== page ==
NFL Mock Draft: Bucs pull off three trades in 7-round prediction
By Josh Hill
With NFL Mock Draft SZN in full swing, let’s take a look at what the Tampa Bay Buccaneers could do if they make a few trades to load up on picks.
The NFL Draft is almost here, but part of the fun in getting there is sifting through various mock drafts to get an idea of what might happen.
For the Tampa Bay Buccaneers, there are a few different ways things could break. Re-signing Jamel Dean meant not needing to use the No. 19 pick on his replacement, which opened a few different doors for the front office.
In the spirit of that, we decided to put together a mock draft that leaned into realistic trades the Bucs could make. The team doesn’t have any fourth-round picks this year, something we took into account in making some trades, and there isn’t a huge need to stand pat at No. 19 overall.
For this mock draft we used PFF’s simulator; all trades were approved by the computer’s algorithm and had a greater than 75 percent chance of being accepted (no lame forced trades).
Three trades were made, none involving players. Here’s the original list of Buccaneers draft picks before we made some trades. The picks in bold are the ones that were traded in this mock draft simulation:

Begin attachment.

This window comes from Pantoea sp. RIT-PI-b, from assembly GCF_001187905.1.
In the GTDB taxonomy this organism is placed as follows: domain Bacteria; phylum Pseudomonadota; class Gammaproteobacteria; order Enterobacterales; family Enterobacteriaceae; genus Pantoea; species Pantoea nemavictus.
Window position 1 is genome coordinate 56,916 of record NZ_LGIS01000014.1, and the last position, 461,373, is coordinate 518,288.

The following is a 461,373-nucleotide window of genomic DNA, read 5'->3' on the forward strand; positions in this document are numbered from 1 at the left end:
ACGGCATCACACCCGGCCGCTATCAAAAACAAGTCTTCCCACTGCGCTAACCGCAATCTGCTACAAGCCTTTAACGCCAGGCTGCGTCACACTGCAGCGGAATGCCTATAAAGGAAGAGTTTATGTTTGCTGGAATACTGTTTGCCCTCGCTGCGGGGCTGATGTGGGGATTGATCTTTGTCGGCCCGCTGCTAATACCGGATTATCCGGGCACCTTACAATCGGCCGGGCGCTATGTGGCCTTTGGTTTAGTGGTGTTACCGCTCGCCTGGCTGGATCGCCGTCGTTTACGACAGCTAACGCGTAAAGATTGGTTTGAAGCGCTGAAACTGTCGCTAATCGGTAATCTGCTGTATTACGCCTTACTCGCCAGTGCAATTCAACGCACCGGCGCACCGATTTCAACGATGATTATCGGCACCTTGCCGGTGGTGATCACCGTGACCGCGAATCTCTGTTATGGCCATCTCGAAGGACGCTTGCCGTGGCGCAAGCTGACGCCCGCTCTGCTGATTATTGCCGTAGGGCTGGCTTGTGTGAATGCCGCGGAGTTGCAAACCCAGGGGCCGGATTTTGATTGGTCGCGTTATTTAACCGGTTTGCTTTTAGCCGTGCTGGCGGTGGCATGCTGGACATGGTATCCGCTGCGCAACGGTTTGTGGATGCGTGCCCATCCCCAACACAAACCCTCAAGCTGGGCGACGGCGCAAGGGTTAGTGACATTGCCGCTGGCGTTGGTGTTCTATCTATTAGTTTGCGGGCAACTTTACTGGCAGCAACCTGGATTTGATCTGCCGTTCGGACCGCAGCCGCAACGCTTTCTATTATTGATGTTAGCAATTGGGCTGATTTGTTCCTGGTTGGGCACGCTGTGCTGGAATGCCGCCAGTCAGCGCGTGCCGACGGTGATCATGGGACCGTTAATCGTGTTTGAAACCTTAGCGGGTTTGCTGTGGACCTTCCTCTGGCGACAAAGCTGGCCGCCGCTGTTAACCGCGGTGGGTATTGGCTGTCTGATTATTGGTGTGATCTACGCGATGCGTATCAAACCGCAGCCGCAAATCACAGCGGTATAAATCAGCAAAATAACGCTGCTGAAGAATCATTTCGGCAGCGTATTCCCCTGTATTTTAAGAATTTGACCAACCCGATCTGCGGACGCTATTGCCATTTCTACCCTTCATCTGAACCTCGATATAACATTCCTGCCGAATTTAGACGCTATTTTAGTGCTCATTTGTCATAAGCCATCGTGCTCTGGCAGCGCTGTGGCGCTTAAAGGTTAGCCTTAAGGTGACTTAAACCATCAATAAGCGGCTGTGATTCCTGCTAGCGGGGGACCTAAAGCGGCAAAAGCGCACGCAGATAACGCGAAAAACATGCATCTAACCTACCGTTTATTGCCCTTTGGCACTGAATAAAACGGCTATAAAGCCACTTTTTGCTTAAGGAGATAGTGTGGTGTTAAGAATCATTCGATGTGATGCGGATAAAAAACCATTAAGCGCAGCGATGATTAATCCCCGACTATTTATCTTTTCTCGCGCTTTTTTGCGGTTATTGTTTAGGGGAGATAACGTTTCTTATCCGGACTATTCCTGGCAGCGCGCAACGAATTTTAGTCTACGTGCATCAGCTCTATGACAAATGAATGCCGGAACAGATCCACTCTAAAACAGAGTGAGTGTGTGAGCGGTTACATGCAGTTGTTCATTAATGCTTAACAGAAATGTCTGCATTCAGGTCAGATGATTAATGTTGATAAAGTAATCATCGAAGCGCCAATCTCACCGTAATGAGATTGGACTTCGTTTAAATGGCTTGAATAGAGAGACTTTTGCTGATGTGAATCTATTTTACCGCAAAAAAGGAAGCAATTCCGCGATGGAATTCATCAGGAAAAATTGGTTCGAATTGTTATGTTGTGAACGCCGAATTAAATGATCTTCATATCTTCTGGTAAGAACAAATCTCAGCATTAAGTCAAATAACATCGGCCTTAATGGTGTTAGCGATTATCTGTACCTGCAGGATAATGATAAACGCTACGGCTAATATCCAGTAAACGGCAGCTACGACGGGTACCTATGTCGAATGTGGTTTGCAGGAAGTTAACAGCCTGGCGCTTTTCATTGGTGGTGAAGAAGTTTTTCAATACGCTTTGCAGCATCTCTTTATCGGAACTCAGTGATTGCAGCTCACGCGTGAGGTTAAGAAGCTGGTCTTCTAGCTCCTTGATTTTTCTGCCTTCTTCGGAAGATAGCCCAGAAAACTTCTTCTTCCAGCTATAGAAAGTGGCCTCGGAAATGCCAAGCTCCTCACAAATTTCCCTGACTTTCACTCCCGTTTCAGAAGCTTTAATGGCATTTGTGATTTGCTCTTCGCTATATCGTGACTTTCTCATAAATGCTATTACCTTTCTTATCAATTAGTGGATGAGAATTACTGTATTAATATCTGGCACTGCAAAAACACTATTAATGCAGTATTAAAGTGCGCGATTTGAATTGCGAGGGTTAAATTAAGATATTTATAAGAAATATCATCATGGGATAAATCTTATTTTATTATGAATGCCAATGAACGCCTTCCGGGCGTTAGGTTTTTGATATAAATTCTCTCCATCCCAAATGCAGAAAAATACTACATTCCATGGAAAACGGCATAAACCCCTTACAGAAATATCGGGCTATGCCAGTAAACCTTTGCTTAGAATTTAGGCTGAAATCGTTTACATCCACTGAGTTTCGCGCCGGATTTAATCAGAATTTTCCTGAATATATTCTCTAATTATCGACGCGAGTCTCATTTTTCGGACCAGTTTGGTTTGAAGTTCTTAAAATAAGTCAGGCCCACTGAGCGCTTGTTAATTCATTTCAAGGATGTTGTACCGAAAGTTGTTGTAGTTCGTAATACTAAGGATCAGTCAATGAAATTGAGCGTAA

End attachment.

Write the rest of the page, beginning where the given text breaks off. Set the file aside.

- Round 1, Pick 19
- Round 2, Pick 50
- Round 3, Pick 82
- Round 5,153
- Round 5, 175 (Comp. Pick)
- Round 6, 179 (From Houston Texans)
- Round 6, 181 (From Indianapolis Colts)
- Round 6, 196th
- Round 7, 252 (Comp. Pick)
Some picks acquired were used later in deals during the draft, and are marked as such in the rounds they were traded.
Jump to a Round
Round 1 | Round 2
Round 3 | Round 4
Round 5 | Round 6
NFL Mock Draft with 3 multi-pick trades for Buccaneers
Buccaneers trade No. 19 pick to Minnesota Vikings
Pick acquired from Minnesota Vikings
Two players that were on the board when we made this trade weren’t when the Bucs went on the clock yet it created a dream scenario for the team. Offensive tackles Broderick Jones from Georgia and Tennesse tackle Darnell Wright would fill obvious positional needs for the Bucs up front. The idea was that if Tampa Bay traded back and added a few more picks to play with, one of these guys could still be there.
Moving back four slots is risky, though, and both Jones and Wright went off the board. That simply made the decision to draft Brian Branch even easier.
Branch is among the top defensive prospects in this year’s draft class and is already being mocked to the Bucs at No. 19. If Tampa Bay can trade back and still get him, that would be an absolute steal for the front office. The departures of Keanu Neal and Mike Edwards depleted the depth at safety, leaving only Antoine Winfield Jr as a viable starter. The Bucs signed Ryan Neal away from Seattle, but drafting Branch to form a safety duo with Winfield is an embarrassment of riches.